5. Is your baby comfortable? Check your baby’s temperature, if she seems too hot or cold you may need to adjust her clothing or bedding to suit the temperature. Also check that your baby’s clothes are positioned correctly, and the garments are not pinching or too tight.

  6. Is your baby overtired? If she is due for a nap or has not been sleeping well, she can become upset or ‘grizzly’ due to extreme tiredness, yet she is fighting it and will not seem to settle. Try wrapping her securely in a swaddle and putting her down in a quiet dimly lit room for some peaceful rest.

  7. Is your baby in the right environment? You may find conditions may not be what your baby is used to or prefers, and so they may become agitated and upset. This is unavoidable at times, so wherever you are, try and find a space that has minimal stimulation.

  8. Is your baby sick? It is hard not to think of this first but try to remember that crying is the only way for a baby to communicate, so it does not always mean they are uncomfortable or ill. Take your baby’s temperature if you are worried and talk to your healthcare provider with any concerns.

  9. Do YOU need time out? Babies are like little sponges. They absorb their world from the first day, and as parents are the ones who baby relies on for everything, they will naturally pick up on your emotions and behaviours. If you are overtired, hungry, stressed or upset yourself, then your little baby may very well become agitated too.


Just remember a baby does not get injured or hurt if you just need to put her down securely in her crib and spend just a few minutes centering yourself in another room of the house. You will return to your baby after a few minutes of time out, refreshed and ready to take on the tears again!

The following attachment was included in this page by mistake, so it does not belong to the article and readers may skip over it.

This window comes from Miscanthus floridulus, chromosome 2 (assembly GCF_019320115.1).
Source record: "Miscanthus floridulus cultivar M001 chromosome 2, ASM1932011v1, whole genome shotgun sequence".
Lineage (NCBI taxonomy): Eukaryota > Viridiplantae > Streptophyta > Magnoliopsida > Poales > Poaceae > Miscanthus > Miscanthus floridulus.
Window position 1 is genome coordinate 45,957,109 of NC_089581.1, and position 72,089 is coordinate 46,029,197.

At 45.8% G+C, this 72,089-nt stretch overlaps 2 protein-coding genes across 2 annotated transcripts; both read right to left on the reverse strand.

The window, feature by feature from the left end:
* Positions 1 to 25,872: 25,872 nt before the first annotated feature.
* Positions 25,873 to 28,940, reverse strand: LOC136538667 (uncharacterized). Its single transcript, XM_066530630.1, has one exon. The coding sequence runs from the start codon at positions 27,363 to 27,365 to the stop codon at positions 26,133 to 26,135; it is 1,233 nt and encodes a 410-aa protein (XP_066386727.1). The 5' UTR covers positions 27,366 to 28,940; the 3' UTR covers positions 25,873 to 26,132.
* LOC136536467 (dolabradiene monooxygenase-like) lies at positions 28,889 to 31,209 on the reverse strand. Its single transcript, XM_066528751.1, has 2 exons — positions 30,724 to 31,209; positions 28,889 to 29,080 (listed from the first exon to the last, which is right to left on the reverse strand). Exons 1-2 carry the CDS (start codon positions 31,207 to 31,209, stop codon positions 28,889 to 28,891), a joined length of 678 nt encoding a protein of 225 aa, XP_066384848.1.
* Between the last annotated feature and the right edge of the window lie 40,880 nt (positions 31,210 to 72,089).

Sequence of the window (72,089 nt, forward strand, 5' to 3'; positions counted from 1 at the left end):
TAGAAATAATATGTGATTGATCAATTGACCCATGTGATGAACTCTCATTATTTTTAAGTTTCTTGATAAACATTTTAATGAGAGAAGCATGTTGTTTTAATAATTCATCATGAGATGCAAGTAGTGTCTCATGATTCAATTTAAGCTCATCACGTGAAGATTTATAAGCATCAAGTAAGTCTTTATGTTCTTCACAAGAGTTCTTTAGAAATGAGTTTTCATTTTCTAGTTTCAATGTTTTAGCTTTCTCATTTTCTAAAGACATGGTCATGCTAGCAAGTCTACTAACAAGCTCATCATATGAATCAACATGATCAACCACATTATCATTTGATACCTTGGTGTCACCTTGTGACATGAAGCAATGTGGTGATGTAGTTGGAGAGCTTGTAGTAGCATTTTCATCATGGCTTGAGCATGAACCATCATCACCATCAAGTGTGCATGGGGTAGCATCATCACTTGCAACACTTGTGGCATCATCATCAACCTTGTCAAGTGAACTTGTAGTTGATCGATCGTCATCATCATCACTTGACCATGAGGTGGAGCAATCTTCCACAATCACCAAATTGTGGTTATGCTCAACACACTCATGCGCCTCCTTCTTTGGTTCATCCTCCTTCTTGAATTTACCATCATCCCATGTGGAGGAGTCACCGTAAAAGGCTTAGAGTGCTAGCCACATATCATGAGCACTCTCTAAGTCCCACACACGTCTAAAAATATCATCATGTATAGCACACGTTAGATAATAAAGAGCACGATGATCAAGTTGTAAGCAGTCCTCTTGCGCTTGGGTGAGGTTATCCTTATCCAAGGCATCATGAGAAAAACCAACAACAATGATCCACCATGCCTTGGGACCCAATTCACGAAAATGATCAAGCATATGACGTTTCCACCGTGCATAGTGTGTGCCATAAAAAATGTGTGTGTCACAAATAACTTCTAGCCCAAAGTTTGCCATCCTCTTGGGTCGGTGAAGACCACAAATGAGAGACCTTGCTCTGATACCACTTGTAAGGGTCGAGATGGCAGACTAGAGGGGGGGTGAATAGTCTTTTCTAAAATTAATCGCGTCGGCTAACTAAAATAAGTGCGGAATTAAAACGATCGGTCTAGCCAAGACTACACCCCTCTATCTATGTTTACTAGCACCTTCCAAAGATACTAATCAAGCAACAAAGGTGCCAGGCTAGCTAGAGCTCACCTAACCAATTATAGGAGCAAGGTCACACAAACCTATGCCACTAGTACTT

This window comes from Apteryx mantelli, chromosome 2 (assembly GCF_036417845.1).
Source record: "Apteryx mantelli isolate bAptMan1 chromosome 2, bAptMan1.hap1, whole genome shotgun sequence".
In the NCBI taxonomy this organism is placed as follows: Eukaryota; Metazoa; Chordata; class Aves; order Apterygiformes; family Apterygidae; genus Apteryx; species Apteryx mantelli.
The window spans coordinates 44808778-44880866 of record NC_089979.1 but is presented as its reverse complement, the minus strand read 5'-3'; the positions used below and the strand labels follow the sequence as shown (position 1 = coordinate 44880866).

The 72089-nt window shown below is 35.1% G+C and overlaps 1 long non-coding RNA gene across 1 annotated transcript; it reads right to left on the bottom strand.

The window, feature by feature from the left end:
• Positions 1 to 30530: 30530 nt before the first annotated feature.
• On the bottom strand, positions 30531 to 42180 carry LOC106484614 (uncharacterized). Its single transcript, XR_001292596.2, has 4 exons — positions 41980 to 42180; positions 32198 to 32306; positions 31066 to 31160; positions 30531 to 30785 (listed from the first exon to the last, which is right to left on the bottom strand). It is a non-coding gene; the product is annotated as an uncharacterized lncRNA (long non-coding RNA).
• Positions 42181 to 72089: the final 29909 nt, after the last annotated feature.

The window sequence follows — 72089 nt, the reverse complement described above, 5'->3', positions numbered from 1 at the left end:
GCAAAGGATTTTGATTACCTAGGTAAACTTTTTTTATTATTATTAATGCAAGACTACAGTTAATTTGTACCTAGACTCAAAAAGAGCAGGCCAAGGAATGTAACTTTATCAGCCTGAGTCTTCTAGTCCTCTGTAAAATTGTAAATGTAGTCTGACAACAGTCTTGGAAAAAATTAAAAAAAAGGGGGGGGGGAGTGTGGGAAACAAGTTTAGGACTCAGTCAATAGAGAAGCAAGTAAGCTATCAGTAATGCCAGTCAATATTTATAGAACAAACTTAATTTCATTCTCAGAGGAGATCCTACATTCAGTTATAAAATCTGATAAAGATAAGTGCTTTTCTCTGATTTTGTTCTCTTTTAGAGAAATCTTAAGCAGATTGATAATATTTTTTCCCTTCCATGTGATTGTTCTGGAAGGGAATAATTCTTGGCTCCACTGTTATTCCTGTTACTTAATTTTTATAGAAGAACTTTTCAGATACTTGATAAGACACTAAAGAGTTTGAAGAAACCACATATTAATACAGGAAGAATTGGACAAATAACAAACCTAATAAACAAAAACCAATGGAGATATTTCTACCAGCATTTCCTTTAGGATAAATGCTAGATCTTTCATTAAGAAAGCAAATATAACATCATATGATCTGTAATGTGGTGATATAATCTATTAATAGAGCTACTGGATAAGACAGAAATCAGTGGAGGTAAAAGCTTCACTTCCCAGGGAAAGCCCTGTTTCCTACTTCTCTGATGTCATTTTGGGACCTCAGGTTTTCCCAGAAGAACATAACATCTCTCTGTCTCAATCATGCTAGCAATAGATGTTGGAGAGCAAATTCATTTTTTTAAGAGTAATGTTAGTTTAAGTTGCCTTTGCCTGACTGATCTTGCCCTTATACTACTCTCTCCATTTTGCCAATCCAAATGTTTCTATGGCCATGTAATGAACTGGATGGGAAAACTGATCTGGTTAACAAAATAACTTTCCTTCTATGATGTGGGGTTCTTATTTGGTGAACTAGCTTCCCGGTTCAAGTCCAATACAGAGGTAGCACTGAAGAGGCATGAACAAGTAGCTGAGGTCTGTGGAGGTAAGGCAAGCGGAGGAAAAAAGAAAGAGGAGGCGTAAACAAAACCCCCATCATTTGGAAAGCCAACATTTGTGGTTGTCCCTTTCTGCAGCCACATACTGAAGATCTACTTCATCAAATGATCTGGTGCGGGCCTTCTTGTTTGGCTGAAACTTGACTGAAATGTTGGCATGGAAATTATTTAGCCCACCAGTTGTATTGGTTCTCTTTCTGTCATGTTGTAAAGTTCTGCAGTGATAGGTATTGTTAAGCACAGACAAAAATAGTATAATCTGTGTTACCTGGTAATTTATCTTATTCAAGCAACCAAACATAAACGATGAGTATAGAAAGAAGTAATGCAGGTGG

There are some babies who have long bouts of inconsolable crying. This is referred to as Colic, which has long been said to be due to the baby suffering from wind or stomach pain. Studies now suggest this is simply a part of some babies live and to them, is just natural behaviour. There is some evidence to support the suggestion that Colic may be caused by overstimulation. We say nobody really knows since we cannot ask the babies themselves! The key to dealing with it, is trying different things and seeing which best soothes your child.

Inconsolable crying can be extremely distressing for parents. You must always try and remember that you are not doing anything wrong and you are doing the absolute best to help your baby. Try reducing stimulation, sitting in a quiet dimly lit room, try some soothing rhythmic movement/massage, or playing some peaceful music.


Again, remember to take time for you, do not feel ashamed to ask for help, give your baby to your partner, friends or family and take some time out. The stress levels can go through the roof if you cannot settle your baby. Again, if you are alone and you really cannot cope, put her down in a safe place such as her crib and go and sit quietly for a few minutes. Yes it is ideal to remain with your baby until they settle, but you are much better for them when you are refreshed and calm.